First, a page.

Join our Mailing List

"We Tibetans are looking for a legitimate and meaningful autonomy, an arrangement that would enable Tibetans to live within the framework of the People’s Republic of China."

China eases restrictions for foreign journalists

October 20, 2008

By TINI TRAN
The Associated Press
October 18, 2008

BEIJING (AP) -- China took a further step toward opening itself to
the world, announcing Friday that an easing of restrictions on
foreign journalists enacted for the Olympics would become permanent.

Premier Wen Jiabao signed the new decree, which took immediate
effect, said Foreign Ministry spokesman Liu Jianchao at a late-night
news conference.

Under the new regulations, which had been anticipated by journalists,
foreign reporters would not be required to get government permission
to travel within the country or to interview Chinese citizens.

"This is not only a big step forward for China in opening up to the
outside world, it is also a big step for further facilitating
reporting activities by foreign journalists," Liu said.

China had loosened its decades-old controls on foreign reporters --
which included requiring government permission for all interviews and
travel — at the beginning of 2007. The changes were part of the
Communist country's pledge to increase media freedom, which helped
Beijing's bid to host the 2008 Olympics.

The Olympic rules were set to expire at midnight Friday. China had
refused to say earlier whether it would extend the rules past that deadline.

Even under the relaxed rules, foreign journalists and monitoring
groups complained that Chinese authorities still harassed and
occasionally detained journalists in the run-up to the Olympics.

During the games, there were multiple instances -- at least 30 cases
-- of reporting interference, according to the FCCC.

The new rules replace regulations on foreign media coverage
originally established in 1990, after the crackdown on pro-democracy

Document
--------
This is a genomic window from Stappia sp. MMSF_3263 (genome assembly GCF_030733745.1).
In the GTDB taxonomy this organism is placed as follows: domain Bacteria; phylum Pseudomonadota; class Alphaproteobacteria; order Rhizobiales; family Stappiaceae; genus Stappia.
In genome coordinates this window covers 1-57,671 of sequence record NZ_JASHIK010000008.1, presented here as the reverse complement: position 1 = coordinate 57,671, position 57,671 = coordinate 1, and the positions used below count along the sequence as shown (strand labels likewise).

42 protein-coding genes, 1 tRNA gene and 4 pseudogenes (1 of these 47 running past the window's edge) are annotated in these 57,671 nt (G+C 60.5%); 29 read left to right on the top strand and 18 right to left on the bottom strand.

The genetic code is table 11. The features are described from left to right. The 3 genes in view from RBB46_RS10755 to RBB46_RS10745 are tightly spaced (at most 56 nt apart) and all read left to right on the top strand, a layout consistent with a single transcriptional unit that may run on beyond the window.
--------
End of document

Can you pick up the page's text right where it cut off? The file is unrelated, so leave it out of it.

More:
demonstrators in Tiananmen Square.

However, journalists will still not be allowed to travel to the
restive region of Tibet and other restricted areas without getting
special permission from local authorities, Liu said.

In addition, China's tight grip over domestic journalists remains
unchanged, with all state media remaining under government control.
Chinese citizens are also not allowed to work as journalists for
foreign media organizations.

However, Liu said the country's leaders are moving toward reform in
many different areas, including the press.

"It's China's basic policy to reform and open up. Why should we keep
opening up? Because we need to have better understanding, mutual
understanding with the world. An important part of this is the
press," Liu said.

"Opening up is very important. I believe in the past year and a half,
China has improved a lot in this regard, and I believe it will do an
even better job in the future," he said.

Liu said the new regulations would be clearly explained to local
governments as well as public security agencies, with continued
training and workshops.

"I am confident that this new regulation will be implemented
faithfully and soundly," he said. "Still, there is a process, and we
need your constructive cooperation so this regulation will be implemented well.

The Foreign Correspondents' Club of China welcomed the decision to
extend the Olympic reporting rules.

"If properly implemented, we believe this will mark a step forward in
the opening of China's media environment," said club president Jonathan Watts.

"We urge the government to ensure that police and local officials
respect the spirit as well as the letter of the new rules. The easing
of controls for foreign journalists should not be achieved at the
expense of putting more pressure on local sources," he said.

Lucie Morillon, Washington director of Reporters Without Borders,
said foreign journalists "are better off today than before these
rules were applied. Everything now is a continuation of the rules
they got used to this past month ... even if the rules were violated
on numerous occasions."

But she also called the move by China "a missed opportunity because
the end of the temporary regulations should have been the opportunity
to introduce rules granting real freedom of movement, including in
Tibet, and freedom to interview people, especially officials,
combined with protection for the confidentiality of journalists,
communications and sources."

"Another issue is the fate of Chinese journalists and interpreters
who are employed by the foreign press, and their situation is very
precarious, and in the long run, we would like to see more freedom
for Chinese reporters and the end of official censorship," Morillon said.

CTC National Office 1425 René-Lévesque Blvd West, 3rd Floor, Montréal, Québec, Canada, H3G 1T7
T: (514) 487-0665   ctcoffice@tibet.ca
Developed by plank